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Research first, apply second


We all get in a hurry at times, trying to get somewhere when we haven't allowed enough time, or we run into a 'road block'.  Recently in my village a bridge is being repaired and drivers are impatient, having to detour around the section of closed street through a neighborhood, or way around by going a mile south or north and then east or west.  We get just as impatient, frustrated and anxious when we've been looking for a new position.


I've notice over the years that many folks JUMP on applying for a position, to their detriment.  By that I mean they don't do their homework, seeing if they can match the position's requirements and 'read between the lines' those unwritten, unspoken additional factors that make for the applicants who do get screened in for interviews.  (Remember, the initial process is not really screening in, but eliminating most candidates who don't fit the requirements at all and then the ones that JUST fit the position's requirements; see the resources on cover letters for those who are members of the EaRN Network for more on this.)


Researching the organization is so critical when applying for a known position.  But the research needs to start BEFORE you apply.  Too many candidates only do the research after they've applied!  This is like playing your card, even an Ace, before you know what trump suit is.  Someone who has done their research can trump your fine qualifications because they have understood the organization, its needs, networked where they can, and found other information about the organization and industry.


One of the ways to research merely requires that you become acquainted with your local library's reference librarians, and through them the resources available to you.  Ask them to point you to the print and online resource information and reference volumes that have available.  Leave them your business card (because you ARE really self-employed), writing a note on it about the type of information you're seeking.  Visit with them regularly.  Often they will run across something later to share with you.  A thank-you note to followup with them can also show your appreciation and cement their remembering you and your information need.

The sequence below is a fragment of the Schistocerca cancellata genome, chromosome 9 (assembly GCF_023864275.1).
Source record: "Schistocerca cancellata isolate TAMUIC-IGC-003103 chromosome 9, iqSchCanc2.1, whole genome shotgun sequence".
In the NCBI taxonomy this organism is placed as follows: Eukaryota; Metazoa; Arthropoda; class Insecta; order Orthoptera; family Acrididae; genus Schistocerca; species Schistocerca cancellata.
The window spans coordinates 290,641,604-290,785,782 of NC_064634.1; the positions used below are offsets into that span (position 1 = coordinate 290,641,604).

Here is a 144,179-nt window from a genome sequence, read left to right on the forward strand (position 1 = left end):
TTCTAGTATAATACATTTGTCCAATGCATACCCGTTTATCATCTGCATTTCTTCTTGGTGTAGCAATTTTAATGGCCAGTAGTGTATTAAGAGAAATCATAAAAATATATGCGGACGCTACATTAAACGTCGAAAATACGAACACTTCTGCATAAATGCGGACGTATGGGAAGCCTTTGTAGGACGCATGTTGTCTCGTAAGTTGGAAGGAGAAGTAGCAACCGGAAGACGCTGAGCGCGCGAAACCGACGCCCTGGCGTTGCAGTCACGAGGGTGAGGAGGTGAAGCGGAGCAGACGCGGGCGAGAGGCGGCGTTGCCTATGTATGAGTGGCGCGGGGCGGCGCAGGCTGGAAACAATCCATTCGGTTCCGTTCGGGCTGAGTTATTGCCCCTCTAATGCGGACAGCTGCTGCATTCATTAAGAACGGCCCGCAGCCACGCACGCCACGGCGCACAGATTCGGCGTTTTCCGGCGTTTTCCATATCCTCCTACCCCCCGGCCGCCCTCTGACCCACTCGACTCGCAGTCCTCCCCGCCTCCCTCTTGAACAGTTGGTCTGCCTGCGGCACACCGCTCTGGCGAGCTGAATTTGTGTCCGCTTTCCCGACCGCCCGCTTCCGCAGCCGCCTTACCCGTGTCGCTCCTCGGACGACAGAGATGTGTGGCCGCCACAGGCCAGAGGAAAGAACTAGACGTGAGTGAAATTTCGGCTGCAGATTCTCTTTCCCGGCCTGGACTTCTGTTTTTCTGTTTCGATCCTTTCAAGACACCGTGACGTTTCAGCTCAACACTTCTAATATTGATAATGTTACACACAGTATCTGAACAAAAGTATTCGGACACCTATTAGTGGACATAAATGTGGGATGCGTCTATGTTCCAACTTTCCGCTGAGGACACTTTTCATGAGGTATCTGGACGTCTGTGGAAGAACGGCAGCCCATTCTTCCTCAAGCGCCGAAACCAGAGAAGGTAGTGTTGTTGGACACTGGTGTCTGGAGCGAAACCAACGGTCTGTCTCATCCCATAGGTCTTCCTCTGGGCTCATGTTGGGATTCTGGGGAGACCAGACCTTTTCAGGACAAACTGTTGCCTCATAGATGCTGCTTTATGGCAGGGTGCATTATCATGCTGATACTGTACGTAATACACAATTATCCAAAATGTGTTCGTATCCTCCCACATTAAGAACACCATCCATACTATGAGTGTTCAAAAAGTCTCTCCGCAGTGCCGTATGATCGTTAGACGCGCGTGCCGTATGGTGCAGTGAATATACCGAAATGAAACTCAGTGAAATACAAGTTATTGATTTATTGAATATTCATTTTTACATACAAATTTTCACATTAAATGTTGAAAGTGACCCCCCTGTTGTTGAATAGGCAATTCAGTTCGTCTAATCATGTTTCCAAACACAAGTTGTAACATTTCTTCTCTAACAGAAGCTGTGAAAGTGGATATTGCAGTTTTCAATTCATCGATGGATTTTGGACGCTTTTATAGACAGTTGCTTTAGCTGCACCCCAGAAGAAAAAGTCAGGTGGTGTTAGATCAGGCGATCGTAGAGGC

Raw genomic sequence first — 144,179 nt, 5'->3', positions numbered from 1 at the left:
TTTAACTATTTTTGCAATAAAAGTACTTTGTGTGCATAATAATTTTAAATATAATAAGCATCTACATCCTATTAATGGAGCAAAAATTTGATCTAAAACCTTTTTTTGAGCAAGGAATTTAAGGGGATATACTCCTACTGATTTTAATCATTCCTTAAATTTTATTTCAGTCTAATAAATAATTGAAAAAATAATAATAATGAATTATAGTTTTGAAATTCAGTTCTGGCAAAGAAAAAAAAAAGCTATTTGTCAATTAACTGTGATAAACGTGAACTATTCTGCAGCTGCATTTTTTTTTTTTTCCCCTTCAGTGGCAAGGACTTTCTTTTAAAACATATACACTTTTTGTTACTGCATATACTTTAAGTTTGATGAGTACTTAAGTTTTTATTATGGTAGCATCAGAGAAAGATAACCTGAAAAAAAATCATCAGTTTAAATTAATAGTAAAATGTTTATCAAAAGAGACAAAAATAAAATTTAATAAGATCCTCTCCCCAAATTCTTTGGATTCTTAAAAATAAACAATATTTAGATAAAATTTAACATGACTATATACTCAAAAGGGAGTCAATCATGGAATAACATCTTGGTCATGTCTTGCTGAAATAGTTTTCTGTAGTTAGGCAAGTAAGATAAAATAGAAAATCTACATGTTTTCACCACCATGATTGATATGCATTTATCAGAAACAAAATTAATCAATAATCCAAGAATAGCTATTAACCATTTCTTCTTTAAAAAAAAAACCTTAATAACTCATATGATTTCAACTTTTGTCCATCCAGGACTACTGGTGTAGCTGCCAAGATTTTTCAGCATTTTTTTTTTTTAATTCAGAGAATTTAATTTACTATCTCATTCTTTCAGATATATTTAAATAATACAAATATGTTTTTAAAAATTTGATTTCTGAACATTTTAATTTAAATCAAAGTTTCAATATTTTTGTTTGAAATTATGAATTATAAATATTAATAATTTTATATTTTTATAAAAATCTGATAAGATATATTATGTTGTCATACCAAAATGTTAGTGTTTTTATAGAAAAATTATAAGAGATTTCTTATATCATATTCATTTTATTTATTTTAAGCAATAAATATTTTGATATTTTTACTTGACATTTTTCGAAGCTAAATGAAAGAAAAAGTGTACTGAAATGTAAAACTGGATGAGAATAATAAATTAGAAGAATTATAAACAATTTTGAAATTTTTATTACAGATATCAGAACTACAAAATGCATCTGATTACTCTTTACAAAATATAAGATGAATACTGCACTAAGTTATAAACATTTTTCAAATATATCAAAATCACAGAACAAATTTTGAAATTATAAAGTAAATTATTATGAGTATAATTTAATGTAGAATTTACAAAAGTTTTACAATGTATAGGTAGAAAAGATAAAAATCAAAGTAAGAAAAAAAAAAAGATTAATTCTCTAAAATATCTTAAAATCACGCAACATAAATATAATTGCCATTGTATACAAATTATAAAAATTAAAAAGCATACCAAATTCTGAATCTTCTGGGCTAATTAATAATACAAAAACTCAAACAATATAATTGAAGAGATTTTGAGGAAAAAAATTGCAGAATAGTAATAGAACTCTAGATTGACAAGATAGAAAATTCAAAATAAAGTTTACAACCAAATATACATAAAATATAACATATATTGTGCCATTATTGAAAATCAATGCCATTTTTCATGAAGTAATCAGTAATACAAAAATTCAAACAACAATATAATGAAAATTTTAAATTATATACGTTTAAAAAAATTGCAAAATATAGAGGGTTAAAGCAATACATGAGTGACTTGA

So, NEVER apply too quickly to a position until you know you match the prospective employer's needs.  Much of the important information you need to 'dig up' before you just fling your cover letter and resume at the employer.  If you don't match, you don't get screened in, and you'll just be 'clogging up the works'.  And even if you are screened in, you need to show during the interviewing process that you are attempting to learn what insiders already know by your research, including the questions you ask the prospective employer's staff.


So, go this week and visit your local library, introducing yourself to the reference librarians.  Your ability to find work and stay employable depends on it.


-Ken Soper, MA, MDiv, National Career Development Association Master Career Counselor

Ready for the Holiday Hiring Rush?


It may seem counter intuitive, but the need for the Christmas holiday temporary employees has already begun.  So, if you are considering looking for such work, better get started ASAP.  Here's an article worth a read.

Are You Ready for the Holiday Hiring Rush?

By Beth Goodbaum in ThomasNet News/Industry Market Trends, October 11, 2011

The fall season has only just begun, yet traces of the winter holidays are already emerging as job seekers and employers prepare for a holiday hiring rush, new reports suggest.

Managers in a variety of sectors foresee a holiday hiring surge this year, albeit amidst challenges. For job hunters, whether unemployed or looking for extra financial padding, now is the the time to apply for a holiday gig.


Read on at